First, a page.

In classical Celtic polytheism, Borvo (also Bormo Bormanus Bormanicus Borbanus Boruoboendua Vabusoa Labbonus Borus) was a healing deity associated with bubbling spring water [ The Religion of the Ancient Celts: Chapter III. The Gods of Gaul and the Continental Celts ] ] .

Centres of worship

In Gaul, he was particularly worshipped at Bourbonne-les-Bains, in the territory of the Lingones, where ten inscriptions are recorded.Two other inscriptions are recorded, one (CIL 13, 02901) from Entrains-sur-Nohain and the other (CIL 12, 02443) from Aix-en-Savoie in Gallia Narbonensis. [Corpus Inscriptionum Latinarum (CIL), 12: "Gallia Narbonensis".] Votive tablets inscribed ‘Borvo’ show that the offerers desired healing for themselves or others . Many of the sites where offerings to Borvo have been found are in Gaul: inscriptions to him have been found in Drôme at Aix-en-Diois, Bouches-du-Rhône at Aix-en-Provence, Gers at Auch, Savoie at Aix-les-Bains, Saône-et-Loire at Bourbon-Lancy, in Savoie at Aix-les-Bains, Haute-Marne at Bourbonne-les-Bains and in Nièvre at Entrains [] ] . However, findings have also been uncovered in the Netherlands at Utrecht, where he is called Boruoboendua Vabusoa Labbonus, and in Portugal at Caldas de Vizella and at Idanha a Velha, where he is called Borus and identified with Mars . At Aix-en-Provence, he was referred to as Borbanus and Bormanus but at Caldas de Vizella in Portugal, he was hailed as Bormanicus .


In all of his centres of worship where he is assimilated to a Roman god, Borvo was equated with Apollo, . Many local gods were identified with Apollo in his capacity of god of healing . He bore similarities to the goddess Sirona, who was also a healing deity associated with mineral springs [Paul-Marie Duval. 1957-1993. "Les dieux de la Gaule." Presses Universitaires de France / Éditions Payot. Paris.] , but he is clearly distinct from her. Variant forms of his name include Bormo and Bormanus (in Gaul) and Bormanicus (in Portugal). The names Bormanus, Bormo and Borvo are found on inscriptions as names of river or fountain gods [ The Religion of the Ancient Celts: Chapter XII. River and Well Worship ] ] .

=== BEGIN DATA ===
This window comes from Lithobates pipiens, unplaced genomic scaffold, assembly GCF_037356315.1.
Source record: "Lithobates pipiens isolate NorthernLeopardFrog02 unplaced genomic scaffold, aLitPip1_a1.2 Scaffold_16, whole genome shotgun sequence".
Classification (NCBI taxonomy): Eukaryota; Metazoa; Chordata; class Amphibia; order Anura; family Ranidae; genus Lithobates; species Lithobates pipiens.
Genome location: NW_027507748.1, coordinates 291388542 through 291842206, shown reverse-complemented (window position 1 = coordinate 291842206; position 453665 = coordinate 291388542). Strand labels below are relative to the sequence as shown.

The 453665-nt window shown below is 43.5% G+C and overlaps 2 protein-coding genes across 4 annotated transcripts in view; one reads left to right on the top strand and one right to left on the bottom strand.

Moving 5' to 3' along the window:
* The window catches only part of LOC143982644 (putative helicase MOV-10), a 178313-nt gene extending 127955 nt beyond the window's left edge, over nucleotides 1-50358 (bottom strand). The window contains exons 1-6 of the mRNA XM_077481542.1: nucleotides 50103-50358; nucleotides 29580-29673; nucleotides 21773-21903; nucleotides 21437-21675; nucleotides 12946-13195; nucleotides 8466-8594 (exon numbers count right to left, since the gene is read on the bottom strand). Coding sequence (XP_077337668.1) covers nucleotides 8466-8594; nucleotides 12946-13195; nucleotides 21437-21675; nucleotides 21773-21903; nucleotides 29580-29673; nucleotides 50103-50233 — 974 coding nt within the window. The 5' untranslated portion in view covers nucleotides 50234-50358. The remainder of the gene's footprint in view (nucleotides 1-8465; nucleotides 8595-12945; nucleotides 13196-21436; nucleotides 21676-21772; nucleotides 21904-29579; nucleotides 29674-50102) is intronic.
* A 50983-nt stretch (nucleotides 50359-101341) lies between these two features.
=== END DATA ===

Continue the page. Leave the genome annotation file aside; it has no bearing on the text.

Divine entourage

Borvo was frequently associated with a divine consort. Eight of the inscriptions mention the goddess Damona. Here is an example of one of them (CIL 13, 05911):

:"Deo Apol/lini Borvoni / et Damonae / C(aius) Daminius / Ferox civis / Lingonus ex / voto"Corpus Inscriptionum Latinarum (CIL), 13: "Tres Galliae et Germanae".]

In other areas, Borvo's partner is the goddess Bormana. Bormana was, in some areas, worshipped independently of her male counterpart [Miranda Green. "Dictionary of Celtic Myth and Legend." Thames and Hudson Ltd. London. 1997] . Gods like Borvo, and others, equated with Apollo, presided over healing springs, and they are usually associated with goddesses, as their husbands or sons . He is found in Drôme at Aix-en-Diois with Bormana and in Saône-et-Loire at Bourbon-Lancy and in Haute-Marne at Bourbonne-les-Bains with Damona but he is accompanied by the ‘candid spirit’ Candidus in Nièvre at Entrains . In the Netherlands at Utrecht as Boruoboendua Vabusoa Lobbonus, he is found in the company of a Celtic Hercules, Macusanus and Baldruus .


The variants "Borus ~ Borvo ~ Bormo ~ Bormanus" seem to be based on a root *"boru"-. This root in turn is thought to be a variant of the Proto-Celtic root *"beru"- ‘boil’ and may have meant ‘to bubble.’ Cognate with the names is the Welsh "berw" ‘boiling.’ and the Goidelic "bruich", ‘boil, cook’ [ [ MacBain's Dictionary - Section 5 ] ] . The words are variants of a Proto-Indo-European base *"bhreue"- ‘to bubble, boil, effervesce’ (cf. Skt. "Bhurnih" ‘violent, passionate,’ Gk. "Phrear" ‘well, spring,’ L. "fervere" ‘to boil, foam,’ Thracian Gk. "Brytos" ‘fermented liquor made from barley;’ O.E. "beorma" ‘yeast;’ O.H.G. "brato" ‘roast meat’ ) from which the English word "brew" also derives [ [ Online Etymology Dictionary ] ] . The Proto-Celtic forms of the name variants most probably were *"Boru-s", *"Borwon"-, *"Borumāno-s" and *"Borumān-iko-s" and the names most probably meant the ‘Bubbler.’ The base of these names is furthermore the source of the name of the River Barrow. In Irish, the river is called "Bearú", the ‘Boiling, Bubbling’ and in Irish mythology it was Dian Cecht, a great healer of the Tuatha Dé Danann, who first caused the river to ‘boil’ [ [ Celtic Myth and
] . *"Borvo"- is the stem Macbain reconstructs for the Irish "borbhan", ‘a purling sound,’ and which he also relates to the Welsh "berw", ‘seethe,’ French "Bourbon" and the Latin "fervo", ‘boil’ [ [ MacBain's Dictionary - Section 4 ] ] .


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